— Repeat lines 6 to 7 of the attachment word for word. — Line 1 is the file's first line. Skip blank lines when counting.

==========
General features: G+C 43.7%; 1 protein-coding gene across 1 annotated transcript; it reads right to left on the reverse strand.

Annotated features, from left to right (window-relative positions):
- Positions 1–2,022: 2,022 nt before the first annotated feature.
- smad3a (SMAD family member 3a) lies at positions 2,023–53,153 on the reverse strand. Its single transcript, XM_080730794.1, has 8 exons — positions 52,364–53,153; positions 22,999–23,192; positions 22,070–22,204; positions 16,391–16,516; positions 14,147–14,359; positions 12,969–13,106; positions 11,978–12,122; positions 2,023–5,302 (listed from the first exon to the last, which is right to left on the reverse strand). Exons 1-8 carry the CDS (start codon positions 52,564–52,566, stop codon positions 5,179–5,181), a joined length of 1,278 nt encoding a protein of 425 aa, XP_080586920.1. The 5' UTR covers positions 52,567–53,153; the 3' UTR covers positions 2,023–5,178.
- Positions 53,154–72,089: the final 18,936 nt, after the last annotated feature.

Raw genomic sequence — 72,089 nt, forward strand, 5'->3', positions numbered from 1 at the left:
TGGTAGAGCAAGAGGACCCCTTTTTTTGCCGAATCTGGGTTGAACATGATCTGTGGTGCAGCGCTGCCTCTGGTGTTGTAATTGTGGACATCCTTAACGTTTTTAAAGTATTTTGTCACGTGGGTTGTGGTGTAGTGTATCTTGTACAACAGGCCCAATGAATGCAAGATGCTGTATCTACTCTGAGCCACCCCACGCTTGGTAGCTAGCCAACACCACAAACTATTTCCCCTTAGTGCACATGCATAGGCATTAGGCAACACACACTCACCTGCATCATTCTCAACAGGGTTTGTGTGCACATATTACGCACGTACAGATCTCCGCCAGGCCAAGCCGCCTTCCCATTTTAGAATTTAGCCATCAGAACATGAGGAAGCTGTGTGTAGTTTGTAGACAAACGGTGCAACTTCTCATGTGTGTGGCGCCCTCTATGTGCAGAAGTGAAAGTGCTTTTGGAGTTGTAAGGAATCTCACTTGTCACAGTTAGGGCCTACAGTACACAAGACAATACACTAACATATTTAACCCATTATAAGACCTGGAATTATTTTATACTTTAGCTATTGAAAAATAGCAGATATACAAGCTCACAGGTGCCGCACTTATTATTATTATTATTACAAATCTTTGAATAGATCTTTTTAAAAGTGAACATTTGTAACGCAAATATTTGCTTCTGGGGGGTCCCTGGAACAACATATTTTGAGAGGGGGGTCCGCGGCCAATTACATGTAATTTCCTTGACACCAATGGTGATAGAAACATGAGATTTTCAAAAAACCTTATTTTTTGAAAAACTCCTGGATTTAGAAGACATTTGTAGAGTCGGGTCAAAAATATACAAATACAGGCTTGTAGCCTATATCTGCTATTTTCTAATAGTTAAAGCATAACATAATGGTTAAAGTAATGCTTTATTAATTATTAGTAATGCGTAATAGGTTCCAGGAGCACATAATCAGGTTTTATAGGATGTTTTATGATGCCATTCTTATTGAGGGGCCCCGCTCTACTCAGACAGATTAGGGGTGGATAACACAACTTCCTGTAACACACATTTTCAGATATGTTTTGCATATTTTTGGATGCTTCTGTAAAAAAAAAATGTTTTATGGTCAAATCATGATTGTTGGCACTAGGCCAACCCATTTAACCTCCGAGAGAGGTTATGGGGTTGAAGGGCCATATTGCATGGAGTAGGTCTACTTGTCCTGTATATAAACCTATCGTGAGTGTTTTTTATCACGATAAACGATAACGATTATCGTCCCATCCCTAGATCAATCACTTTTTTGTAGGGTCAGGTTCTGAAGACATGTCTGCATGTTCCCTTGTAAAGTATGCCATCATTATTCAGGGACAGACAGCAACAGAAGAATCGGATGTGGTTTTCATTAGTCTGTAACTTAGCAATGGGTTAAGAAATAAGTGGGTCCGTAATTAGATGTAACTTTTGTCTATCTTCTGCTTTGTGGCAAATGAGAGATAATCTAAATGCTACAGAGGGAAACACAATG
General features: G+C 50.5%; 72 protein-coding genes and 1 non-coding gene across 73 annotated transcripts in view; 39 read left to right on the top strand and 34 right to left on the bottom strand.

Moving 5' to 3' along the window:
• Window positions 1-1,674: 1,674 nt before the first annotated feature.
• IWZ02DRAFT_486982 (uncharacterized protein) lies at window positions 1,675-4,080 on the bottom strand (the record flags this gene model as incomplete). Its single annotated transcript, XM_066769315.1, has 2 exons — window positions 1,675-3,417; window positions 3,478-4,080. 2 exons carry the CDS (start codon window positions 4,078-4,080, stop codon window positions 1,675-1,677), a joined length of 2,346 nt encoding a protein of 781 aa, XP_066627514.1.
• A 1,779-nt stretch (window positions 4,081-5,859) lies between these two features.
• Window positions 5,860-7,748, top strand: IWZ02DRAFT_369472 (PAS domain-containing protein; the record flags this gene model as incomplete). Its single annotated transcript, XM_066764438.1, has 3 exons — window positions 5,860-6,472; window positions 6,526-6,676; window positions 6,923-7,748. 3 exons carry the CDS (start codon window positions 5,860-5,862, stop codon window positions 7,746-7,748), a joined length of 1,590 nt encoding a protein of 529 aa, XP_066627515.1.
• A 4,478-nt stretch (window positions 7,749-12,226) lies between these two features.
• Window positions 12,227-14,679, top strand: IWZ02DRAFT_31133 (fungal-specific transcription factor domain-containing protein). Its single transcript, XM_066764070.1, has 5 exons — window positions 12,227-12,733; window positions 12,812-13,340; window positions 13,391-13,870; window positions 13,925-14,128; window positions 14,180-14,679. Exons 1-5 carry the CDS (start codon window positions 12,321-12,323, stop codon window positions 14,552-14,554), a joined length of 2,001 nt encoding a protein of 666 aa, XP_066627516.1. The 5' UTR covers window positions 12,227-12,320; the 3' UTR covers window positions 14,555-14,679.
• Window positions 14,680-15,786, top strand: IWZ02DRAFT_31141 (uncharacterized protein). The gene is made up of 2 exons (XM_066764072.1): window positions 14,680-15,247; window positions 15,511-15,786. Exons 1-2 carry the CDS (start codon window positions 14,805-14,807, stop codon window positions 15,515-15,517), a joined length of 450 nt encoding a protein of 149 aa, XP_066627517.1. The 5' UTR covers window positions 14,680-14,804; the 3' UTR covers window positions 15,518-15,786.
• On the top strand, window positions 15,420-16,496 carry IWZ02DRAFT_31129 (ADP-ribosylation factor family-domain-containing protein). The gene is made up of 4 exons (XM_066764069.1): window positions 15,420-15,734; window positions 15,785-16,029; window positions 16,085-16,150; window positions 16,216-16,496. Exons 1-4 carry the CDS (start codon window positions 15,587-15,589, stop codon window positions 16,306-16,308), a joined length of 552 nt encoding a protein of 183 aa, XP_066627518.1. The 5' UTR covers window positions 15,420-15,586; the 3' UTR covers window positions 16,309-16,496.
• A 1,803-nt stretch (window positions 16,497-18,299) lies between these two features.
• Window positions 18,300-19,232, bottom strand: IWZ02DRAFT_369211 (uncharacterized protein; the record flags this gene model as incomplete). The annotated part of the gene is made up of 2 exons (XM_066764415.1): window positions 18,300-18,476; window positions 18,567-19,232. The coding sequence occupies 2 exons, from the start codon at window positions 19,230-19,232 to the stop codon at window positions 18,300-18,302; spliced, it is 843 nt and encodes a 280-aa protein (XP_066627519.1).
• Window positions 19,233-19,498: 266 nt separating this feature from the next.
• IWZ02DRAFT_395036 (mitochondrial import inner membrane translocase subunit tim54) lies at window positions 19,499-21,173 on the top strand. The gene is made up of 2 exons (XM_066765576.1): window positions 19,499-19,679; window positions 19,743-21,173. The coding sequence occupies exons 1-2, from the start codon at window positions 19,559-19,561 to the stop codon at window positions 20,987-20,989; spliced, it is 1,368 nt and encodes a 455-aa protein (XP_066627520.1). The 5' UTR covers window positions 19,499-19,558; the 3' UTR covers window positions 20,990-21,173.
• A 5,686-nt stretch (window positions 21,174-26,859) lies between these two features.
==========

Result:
Raw genomic sequence — 72,089 nt, forward strand, 5'->3', positions numbered from 1 at the left:
TGGTAGAGCAAGAGGACCCCTTTTTTTGCCGAATCTGGGTTGAACATGATCTGTGGTGCAGCGCTGCCTCTGGTGTTGTAATTGTGGACATCCTTAACGTTTTTAAAGTATTTTGTCACGTGGGTTGTGGTGTAGTGTATCTTGTACAACAGGCCCAATGAATGCAAGATGCTGTATCTACTCTGAGCCACCCCACGCTTGGTAGCTAGCCAACACCACAAACTATTTCCCCTTAGTGCACATGCATAGGCATTAGGCAACACACACTCACCTGCATCATTCTCAACAGGGTTTGTGTGCACATATTACGCACGTACAGATCTCCGCCAGGCCAAGCCGCCTTCCCATTTTAGAATTTAGCCATCAGAACATGAGGAAGCTGTGTGTAGTTTGTAGACAAACGGTGCAACTTCTCATGTGTGTGGCGCCCTCTATGTGCAGAAGTGAAAGTGCTTTTGGAGTTGTAAGGAATCTCACTTGTCACAGTTAGGGCCTACAGTACACAAGACAATACACTAACATATTTAACCCATTATAAGACCTGGAATTATTTTATACTTTAGCTATTGAAAAATAGCAGATATACAAGCTCACAGGTGCCGCACTTATTATTATTATTATTACAAATCTTTGAATAGATCTTTTTAAAAGTGAACATTTGTAACGCAAATATTTGCTTCTGGGGGGTCCCTGGAACAACATATTTTGAGAGGGGGGTCCGCGGCCAATTACATGTAATTTCCTTGACACCAATGGTGATAGAAACATGAGATTTTCAAAAAACCTTATTTTTTGAAAAACTCCTGGATTTAGAAGACATTTGTAGAGTCGGGTCAAAAATATACAAATACAGGCTTGTAGCCTATATCTGCTATTTTCTAATAGTTAAAGCATAACATAATGGTTAAAGTAATGCTTTATTAATTATTAGTAATGCGTAATAGGTTCCAGGAGCACATAATCAGGTTTTATAGGATGTTTTATGATGCCATTCTTATTGAGGGGCCCCGCTCTACTCAGACAGATTAGGGGTGGATAACACAACTTCCTGTAACACACATTTTCAGATATGTTTTGCATATTTTTGGATGCTTCTGTAAAAAAAAAATGTTTTATGGTCAAATCATGATTGTTGGCACTAGGCCAACCCATTTAACCTCCGAGAGAGGTTATGGGGTTGAAGGGCCATATTGCATGGAGTAGGTCTACTTGTCCTGTATATAAACCTATCGTGAGTGTTTTTTATCACGATAAACGATAACGATTATCGTCCCATCCCTAGATCAATCACTTTTTTGTAGGGTCAGGTTCTGAAGACATGTCTGCATGTTCCCTTGTAAAGTATGCCATCATTATTCAGGGACAGACAGCAACAGAAGAATCGGATGTGGTTTTCATTAGTCTGTAACTTAGCAATGGGTTAAGAAATAAGTGGGTCCGTAATTAGATGTAACTTTTGTCTATCTTCTGCTTTGTGGCAAATGAGAGATAATCTAAATGCTACAGAGGGAAACACAATG